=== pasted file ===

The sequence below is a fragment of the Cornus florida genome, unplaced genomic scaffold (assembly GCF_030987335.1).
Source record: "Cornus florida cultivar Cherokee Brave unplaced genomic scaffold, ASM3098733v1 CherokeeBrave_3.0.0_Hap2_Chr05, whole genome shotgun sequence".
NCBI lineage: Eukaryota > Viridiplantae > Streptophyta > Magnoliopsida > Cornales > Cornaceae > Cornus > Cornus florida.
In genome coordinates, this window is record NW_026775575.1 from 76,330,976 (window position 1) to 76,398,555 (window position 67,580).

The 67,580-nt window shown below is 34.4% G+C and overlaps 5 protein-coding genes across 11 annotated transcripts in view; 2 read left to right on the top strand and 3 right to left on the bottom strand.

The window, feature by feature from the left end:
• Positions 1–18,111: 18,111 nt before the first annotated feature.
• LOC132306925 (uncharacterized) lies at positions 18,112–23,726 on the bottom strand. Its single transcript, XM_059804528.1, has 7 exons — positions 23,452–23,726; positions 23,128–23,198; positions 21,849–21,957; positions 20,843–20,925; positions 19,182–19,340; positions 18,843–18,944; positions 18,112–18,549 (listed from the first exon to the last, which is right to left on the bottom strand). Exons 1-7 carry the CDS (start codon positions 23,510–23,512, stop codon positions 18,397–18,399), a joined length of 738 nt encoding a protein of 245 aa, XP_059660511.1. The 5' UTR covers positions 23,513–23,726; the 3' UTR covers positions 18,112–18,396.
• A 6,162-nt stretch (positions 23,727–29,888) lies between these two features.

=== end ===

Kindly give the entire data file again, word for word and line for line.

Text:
The sequence below is a fragment of the Cornus florida genome, unplaced genomic scaffold (assembly GCF_030987335.1).
Source record: "Cornus florida cultivar Cherokee Brave unplaced genomic scaffold, ASM3098733v1 CherokeeBrave_3.0.0_Hap2_Chr05, whole genome shotgun sequence".
NCBI lineage: Eukaryota > Viridiplantae > Streptophyta > Magnoliopsida > Cornales > Cornaceae > Cornus > Cornus florida.
In genome coordinates, this window is record NW_026775575.1 from 76,330,976 (window position 1) to 76,398,555 (window position 67,580).

The 67,580-nt window shown below is 34.4% G+C and overlaps 5 protein-coding genes across 11 annotated transcripts in view; 2 read left to right on the top strand and 3 right to left on the bottom strand.

The window, feature by feature from the left end:
• Positions 1–18,111: 18,111 nt before the first annotated feature.
• LOC132306925 (uncharacterized) lies at positions 18,112–23,726 on the bottom strand. Its single transcript, XM_059804528.1, has 7 exons — positions 23,452–23,726; positions 23,128–23,198; positions 21,849–21,957; positions 20,843–20,925; positions 19,182–19,340; positions 18,843–18,944; positions 18,112–18,549 (listed from the first exon to the last, which is right to left on the bottom strand). Exons 1-7 carry the CDS (start codon positions 23,510–23,512, stop codon positions 18,397–18,399), a joined length of 738 nt encoding a protein of 245 aa, XP_059660511.1. The 5' UTR covers positions 23,513–23,726; the 3' UTR covers positions 18,112–18,396.
• A 6,162-nt stretch (positions 23,727–29,888) lies between these two features.